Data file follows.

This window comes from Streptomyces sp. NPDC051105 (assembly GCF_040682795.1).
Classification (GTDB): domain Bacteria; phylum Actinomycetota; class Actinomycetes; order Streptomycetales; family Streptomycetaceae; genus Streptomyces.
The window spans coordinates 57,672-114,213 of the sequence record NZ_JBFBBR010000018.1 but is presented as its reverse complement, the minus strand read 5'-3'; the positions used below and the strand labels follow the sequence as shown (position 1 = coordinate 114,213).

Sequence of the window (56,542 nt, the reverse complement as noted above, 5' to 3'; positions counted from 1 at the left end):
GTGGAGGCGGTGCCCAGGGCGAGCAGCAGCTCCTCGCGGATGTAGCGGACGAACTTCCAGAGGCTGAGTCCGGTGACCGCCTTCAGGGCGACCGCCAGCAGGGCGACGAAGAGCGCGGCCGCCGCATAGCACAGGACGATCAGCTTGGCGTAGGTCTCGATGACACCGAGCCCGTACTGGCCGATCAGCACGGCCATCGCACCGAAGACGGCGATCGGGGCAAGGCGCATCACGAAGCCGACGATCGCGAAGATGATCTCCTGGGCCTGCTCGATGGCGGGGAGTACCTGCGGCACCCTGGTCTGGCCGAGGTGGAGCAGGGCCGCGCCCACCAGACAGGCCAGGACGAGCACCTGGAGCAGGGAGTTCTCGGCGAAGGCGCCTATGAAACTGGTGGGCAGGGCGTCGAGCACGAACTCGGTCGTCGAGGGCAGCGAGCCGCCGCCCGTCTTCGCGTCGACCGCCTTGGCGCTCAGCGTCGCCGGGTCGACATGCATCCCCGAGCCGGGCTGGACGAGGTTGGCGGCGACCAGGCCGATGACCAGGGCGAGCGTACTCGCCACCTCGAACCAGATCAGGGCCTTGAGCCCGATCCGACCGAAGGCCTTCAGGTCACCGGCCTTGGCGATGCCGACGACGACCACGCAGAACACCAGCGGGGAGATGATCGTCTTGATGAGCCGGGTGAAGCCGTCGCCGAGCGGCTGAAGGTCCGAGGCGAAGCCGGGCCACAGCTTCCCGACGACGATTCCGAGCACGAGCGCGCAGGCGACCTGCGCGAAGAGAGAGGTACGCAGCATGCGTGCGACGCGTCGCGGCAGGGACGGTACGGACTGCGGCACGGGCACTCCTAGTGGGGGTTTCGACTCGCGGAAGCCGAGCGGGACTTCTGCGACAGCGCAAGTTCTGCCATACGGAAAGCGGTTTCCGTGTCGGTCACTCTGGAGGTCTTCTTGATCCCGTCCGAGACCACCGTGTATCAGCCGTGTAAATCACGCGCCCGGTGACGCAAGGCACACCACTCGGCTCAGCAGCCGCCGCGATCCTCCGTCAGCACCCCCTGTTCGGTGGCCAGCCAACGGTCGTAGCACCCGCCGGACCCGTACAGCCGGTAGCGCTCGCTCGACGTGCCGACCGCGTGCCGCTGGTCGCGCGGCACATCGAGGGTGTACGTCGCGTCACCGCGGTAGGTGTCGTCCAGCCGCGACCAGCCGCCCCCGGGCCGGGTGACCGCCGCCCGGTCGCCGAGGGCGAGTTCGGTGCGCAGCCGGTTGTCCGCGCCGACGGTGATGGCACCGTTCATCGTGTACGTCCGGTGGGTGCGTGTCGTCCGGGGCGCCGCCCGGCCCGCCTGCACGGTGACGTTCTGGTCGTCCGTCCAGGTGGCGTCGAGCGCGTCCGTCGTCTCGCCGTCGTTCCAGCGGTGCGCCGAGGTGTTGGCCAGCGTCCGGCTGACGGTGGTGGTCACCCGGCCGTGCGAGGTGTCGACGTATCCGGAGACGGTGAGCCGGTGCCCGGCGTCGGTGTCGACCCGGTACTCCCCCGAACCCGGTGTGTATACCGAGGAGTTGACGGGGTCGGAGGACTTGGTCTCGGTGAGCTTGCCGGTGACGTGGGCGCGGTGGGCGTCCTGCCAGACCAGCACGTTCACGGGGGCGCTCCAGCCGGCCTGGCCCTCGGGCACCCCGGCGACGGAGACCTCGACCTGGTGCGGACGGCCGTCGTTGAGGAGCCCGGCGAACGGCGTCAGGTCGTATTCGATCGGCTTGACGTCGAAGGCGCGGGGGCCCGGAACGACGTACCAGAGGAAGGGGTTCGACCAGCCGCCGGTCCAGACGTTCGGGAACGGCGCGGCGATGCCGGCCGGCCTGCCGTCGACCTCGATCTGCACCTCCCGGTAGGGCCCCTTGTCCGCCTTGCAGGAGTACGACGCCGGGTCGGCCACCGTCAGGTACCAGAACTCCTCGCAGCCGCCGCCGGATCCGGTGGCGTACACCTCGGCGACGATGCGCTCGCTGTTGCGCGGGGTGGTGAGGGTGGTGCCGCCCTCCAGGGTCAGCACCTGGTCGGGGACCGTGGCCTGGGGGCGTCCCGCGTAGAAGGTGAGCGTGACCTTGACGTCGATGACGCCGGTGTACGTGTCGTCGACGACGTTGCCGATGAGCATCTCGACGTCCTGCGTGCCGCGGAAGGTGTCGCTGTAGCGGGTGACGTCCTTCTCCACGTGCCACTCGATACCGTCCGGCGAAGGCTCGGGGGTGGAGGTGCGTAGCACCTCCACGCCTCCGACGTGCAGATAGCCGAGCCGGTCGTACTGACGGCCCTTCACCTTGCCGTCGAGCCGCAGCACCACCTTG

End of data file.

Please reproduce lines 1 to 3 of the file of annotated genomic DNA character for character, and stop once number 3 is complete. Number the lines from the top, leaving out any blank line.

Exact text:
This window comes from Streptomyces sp. NPDC051105 (assembly GCF_040682795.1).
Classification (GTDB): domain Bacteria; phylum Actinomycetota; class Actinomycetes; order Streptomycetales; family Streptomycetaceae; genus Streptomyces.
The window spans coordinates 57,672-114,213 of the sequence record NZ_JBFBBR010000018.1 but is presented as its reverse complement, the minus strand read 5'-3'; the positions used below and the strand labels follow the sequence as shown (position 1 = coordinate 114,213).